Have you ever wondered why first impressions have such lasting and sometimes unchanging impacts on how we feel about the people we meet, the places we go or the things that we encounter? And, under pressure, why is it that we feel completely justified in decisions that we make without first having to think about them? Making such a snap judgement is a powerful mechanism and is a large part of why and how our species survived. With such faith in our instincts, are they in fact as trustworthy as we regard them to be? Malcolm Gladwell, author of Blink, attempts to dissect our ability to “thin slice” an encounter or event, looking for clues in how our brain processes different kinds of information. I prefer to read nonfiction and Gladwell has always been on my radar, though I’ve never approached him for one reason or another. It wasn’t until I proposed to my wife that the book was recommended to me by a close friend, asking that if I read anything to prepare for a life of contentment, commitment and compromise, I at least read the first chapter of Blink.
First impressions are powerful things. I’ve worked with a Korean English language teacher at my school here in Korea for about 10 months now. The first time I met him, I introduced myself, “Hi, I’m Sean. How are you?” He stood from his chair, waved my words away, said nothing and ushered me towards our first class together. I have never heard him speak English though he translates a lot of what I say to our students. Since then, I have never tried speaking to him and he has still never said a word to me. He may lack confidence in his English and wanted to save face or he might not give a shit about me. It’s hard to know. But that first impression has stuck with me and as time goes on, it makes it harder and harder to break the silence. I didn’t have to interview him, question why he waved me away or continually evaluate my standing with him since we started teaching together. That first impression, the wave of the hand, determined 10 months of a working relationship. In Blink, Gladwell talked to psychologists, historians, military strategists, athletes, police officers, physicians and political strategists, trying to tap into the part of the brain that makes split second impressions and decisions as well as reason out why, in some situations, reacting fast on first impressions outweigh careful and methodical consideration and vice versa.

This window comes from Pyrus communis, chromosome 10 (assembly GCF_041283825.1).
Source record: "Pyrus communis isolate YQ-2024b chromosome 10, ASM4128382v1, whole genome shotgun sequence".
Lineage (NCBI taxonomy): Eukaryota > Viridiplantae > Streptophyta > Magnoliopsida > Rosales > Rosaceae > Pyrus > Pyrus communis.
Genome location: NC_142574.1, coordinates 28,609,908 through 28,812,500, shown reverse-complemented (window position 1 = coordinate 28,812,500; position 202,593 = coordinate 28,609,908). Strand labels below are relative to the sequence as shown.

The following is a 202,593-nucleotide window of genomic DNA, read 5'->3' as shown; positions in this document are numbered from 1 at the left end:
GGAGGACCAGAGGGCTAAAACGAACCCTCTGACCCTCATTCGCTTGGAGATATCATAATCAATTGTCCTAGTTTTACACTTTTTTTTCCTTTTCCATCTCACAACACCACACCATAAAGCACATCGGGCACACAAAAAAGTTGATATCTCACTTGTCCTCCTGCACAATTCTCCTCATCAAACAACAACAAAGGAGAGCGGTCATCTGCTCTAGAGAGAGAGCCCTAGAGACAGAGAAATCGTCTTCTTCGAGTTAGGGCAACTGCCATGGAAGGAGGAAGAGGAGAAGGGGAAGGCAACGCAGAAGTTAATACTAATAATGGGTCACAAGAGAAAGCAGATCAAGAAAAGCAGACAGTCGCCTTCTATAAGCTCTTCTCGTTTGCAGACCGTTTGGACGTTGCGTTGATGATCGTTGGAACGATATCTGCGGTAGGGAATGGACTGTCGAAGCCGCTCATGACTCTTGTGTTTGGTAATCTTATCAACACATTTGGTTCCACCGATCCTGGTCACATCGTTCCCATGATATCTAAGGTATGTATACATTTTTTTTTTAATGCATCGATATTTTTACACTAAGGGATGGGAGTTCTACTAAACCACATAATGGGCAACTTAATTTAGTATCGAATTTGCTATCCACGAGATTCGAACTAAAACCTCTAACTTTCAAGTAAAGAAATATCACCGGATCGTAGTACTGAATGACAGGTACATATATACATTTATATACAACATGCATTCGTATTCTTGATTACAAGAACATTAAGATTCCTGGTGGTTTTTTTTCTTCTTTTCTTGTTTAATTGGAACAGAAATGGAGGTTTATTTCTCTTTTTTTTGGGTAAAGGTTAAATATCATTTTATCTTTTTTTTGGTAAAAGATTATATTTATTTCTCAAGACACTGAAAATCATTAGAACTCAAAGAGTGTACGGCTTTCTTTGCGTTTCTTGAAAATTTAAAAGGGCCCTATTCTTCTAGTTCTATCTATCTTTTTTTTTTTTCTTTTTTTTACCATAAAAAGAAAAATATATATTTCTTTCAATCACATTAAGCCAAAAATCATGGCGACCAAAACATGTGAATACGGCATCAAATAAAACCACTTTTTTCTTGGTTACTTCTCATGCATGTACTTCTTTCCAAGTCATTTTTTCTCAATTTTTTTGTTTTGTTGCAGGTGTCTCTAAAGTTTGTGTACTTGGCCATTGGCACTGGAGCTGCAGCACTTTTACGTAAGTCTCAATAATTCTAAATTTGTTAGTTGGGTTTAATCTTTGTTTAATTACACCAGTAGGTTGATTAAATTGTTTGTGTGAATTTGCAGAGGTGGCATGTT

In the first chapter, “One: The Theory of Thin Slices”, Gladwell interviews John Gottman, a psychologist who can predict the success or failure of the future of a couple based on watching a mere 15 minute video of the couple talking with a success rate of 90 percent; given an hour of footage, his success rate is considerably higher, around 95 percent! He bases his predictions on a coding system used on interpreting observations made by monitoring the couple. Through his decades of experience, Gottman has come up with what he calls the Four Horsemen: defensiveness, stonewalling, criticism and contempt. The friend whom recommended the book to me wanted me to pay special attention to this part. Gottman’s in-depth analysis and explanation of these four horseman are well worth the read and so I leave it to you, the reader, to engage Gladwell’s text.
That said, chapter one has set a personal tone in how I deal (and will deal) with moments of frustration and tension in my marriage. I don’t constantly try to analyze our conversations or ascribe a horseman to a breakdown in communication, interjecting, “ha! I just stonewalled you! That’s going to ruin our marriage if I don’t chill out!” Instead, chapter one has helped me appropriate short-term impression and long-term contemplation, treading lightly on first impressions of what she has to say; English is, after all, her second language. Indeed, reading this book has given me a perspective shift on almost all my interactions with my wife. I know that we come from a place of deep love and respect and managing my first reactions when words and emotions get heated will help mitigate the escalation of misunderstanding. While instinct and first impressions are invaluable, they do not belong in such a dialogue. After all, one partner reacting instantaneously, shooting from the hip, does not make the other feel heard.
I hope the reader does not get the wrong idea: my wife and I don’t fight all the time. In fact, we have survived living together in a one-room apartment for almost a year and a half now without killing each other! I know that our path will not be easy, especially when we move to the US next summer. But I was left with a little nugget of wisdom from the Godfather of it all psychology, Sigmund Freud. In Blink, Freud is quoted as saying, “when making a decision of minor importance, I have always found it advantageous to consider all the pros and cons. In vital matters, however, such as the choice of a mate or a profession, the decision should come from our unconscious, from somewhere within ourselves.” If I, or any other committed person for that matter, sat down with a pad of paper and a pen, any one of us could fill pages of both pros and cons about our significant others and wouldn’t be any closer to evaluating our relationships. But as Freud suggests, there is something mystical in the unconscious and it is that mystique that Gladwell attempts to better understand in Blink.
The book was an easy read and a perfect springboard into what I hope to be a long and happy marriage (we married on November 2nd). If nothing else, it has helped temper my own reactions, giving both instinct and consideration plenty of breathing room at my work and in my relationship.
Pages: 296 FOA Pages: 31,038